It's normal for President Obama to take heat from the GOP. But there's a chorus of complaints about the Pres and his party now coming from other places.
Gov. Rendell took a shot at Obama Wednesday on MSNBC's "Morning Joe," asserting the president isn't connecting with the American people.
While praising Ronald Reagan (after, he said, reading Chris Matthews' new book, "Tip and the Gipper: When Politics Worked"), Rendell said Obama could take a lesson from Reagan in talking to citizens in plain language and explaining major issues "riight out of the box."
The former governor and past head of the national Democratic Party said Obama failed to do that on the stimulus and on health care.
Meanwhile, New York Times columnist Maureen Dowd on Wednesday writes in a column headlined "Losing the Room," that the president is falling short on big issues from Syria to the ongoing fiscal fight with Congress and a possible government shutdown.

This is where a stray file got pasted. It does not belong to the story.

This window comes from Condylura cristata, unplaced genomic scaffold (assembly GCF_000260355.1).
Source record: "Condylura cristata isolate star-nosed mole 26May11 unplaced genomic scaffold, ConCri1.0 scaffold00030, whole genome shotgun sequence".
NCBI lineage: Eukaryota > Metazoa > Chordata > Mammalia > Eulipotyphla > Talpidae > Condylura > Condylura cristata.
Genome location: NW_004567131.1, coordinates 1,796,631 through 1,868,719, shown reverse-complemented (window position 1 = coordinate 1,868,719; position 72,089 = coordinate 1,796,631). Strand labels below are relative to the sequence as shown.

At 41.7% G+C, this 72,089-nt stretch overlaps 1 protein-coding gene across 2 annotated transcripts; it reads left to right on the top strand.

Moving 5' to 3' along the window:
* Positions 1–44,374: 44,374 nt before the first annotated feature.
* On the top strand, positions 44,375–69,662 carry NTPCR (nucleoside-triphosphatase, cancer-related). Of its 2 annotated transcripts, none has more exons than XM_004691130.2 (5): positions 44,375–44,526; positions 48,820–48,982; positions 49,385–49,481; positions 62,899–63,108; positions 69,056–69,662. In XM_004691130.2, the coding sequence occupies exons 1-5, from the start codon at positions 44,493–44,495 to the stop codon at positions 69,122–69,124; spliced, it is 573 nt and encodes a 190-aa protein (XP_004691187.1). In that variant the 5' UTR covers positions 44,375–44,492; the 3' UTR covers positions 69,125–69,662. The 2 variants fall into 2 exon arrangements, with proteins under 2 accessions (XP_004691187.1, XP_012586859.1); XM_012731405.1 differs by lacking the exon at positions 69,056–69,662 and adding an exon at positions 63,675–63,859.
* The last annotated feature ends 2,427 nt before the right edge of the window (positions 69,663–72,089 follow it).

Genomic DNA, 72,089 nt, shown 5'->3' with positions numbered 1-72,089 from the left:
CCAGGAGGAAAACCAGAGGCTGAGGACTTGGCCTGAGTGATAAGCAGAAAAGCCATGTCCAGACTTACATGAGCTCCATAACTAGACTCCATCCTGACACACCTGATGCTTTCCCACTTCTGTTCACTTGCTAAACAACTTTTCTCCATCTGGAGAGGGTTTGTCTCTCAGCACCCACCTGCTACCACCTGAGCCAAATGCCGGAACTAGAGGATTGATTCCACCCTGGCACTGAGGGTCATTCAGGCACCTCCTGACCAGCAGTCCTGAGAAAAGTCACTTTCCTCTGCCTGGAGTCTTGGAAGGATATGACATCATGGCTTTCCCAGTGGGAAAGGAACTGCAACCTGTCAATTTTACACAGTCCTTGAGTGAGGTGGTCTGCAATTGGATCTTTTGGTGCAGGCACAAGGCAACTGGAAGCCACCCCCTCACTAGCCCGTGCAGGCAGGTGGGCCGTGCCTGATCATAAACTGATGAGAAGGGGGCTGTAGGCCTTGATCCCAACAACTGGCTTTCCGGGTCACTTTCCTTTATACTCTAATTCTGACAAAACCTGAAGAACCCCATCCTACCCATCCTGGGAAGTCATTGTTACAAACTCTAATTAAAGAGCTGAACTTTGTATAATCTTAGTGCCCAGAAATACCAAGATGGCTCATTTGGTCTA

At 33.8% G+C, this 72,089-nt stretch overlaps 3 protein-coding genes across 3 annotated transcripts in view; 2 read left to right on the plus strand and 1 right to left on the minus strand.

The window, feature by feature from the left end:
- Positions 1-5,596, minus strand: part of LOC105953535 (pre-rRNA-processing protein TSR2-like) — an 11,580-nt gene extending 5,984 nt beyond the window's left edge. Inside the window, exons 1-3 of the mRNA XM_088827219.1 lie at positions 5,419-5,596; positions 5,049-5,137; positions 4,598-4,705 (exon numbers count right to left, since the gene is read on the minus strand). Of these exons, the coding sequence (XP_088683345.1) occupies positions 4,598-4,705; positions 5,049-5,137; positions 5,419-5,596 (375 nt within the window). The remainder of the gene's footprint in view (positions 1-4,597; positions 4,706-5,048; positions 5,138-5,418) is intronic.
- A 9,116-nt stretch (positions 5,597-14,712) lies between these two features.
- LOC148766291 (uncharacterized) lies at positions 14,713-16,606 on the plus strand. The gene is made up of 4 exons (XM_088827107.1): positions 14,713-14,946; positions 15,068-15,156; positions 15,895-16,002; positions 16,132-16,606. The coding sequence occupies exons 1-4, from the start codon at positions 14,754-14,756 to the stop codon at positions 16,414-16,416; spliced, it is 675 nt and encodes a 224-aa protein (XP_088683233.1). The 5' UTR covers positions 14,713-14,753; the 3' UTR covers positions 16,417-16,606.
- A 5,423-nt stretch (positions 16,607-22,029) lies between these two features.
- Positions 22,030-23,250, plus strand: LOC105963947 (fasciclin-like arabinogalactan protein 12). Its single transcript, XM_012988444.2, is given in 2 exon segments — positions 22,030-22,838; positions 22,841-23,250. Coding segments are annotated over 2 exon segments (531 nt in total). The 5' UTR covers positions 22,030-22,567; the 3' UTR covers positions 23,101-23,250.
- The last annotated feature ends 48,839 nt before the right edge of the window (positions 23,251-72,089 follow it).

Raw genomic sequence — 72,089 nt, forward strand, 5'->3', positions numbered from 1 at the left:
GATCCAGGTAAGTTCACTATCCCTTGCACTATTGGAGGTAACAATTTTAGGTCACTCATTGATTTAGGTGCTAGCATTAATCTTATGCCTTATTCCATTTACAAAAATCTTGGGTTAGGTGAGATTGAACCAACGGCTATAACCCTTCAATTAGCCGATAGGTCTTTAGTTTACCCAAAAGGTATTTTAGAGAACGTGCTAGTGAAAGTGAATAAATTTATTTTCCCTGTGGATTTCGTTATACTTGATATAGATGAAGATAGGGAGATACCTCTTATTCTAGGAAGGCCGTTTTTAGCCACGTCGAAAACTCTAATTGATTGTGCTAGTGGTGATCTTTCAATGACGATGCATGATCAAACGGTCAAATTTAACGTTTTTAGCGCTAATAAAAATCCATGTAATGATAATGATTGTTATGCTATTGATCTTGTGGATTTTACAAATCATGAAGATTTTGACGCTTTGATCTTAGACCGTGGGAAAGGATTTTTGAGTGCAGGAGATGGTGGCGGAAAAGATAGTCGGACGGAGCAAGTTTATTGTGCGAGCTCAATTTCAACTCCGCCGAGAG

"The man who connected so electrically and facilely in 2008, causing Americans to overlook his thin résumé, cannot seem to connect anymore," she wrote.
That disconnect might be spreading.
A new Gallup poll reported in The Washington Post shows Democrats losing ground on the economy, national security and the overall handling of America's biggest problems.
The poll, which you can see here, says that in the past year Democrats lost almost 10 points on the question of which party is better able to maintain U.S. prosperity while Republicans (though also low) actually gained a little.
On national security, according to the poll, Democrats also dropped while Republicans remained the same.
And on the overal problem-solving question, both parties dropped but Democrats dropped further.
There's really no good news for anybody here. But a year away from 2014 mid-term elections such anti-Obama chatter and no-confidence poll results must make the often self-destructive GOP feel just a little bit better.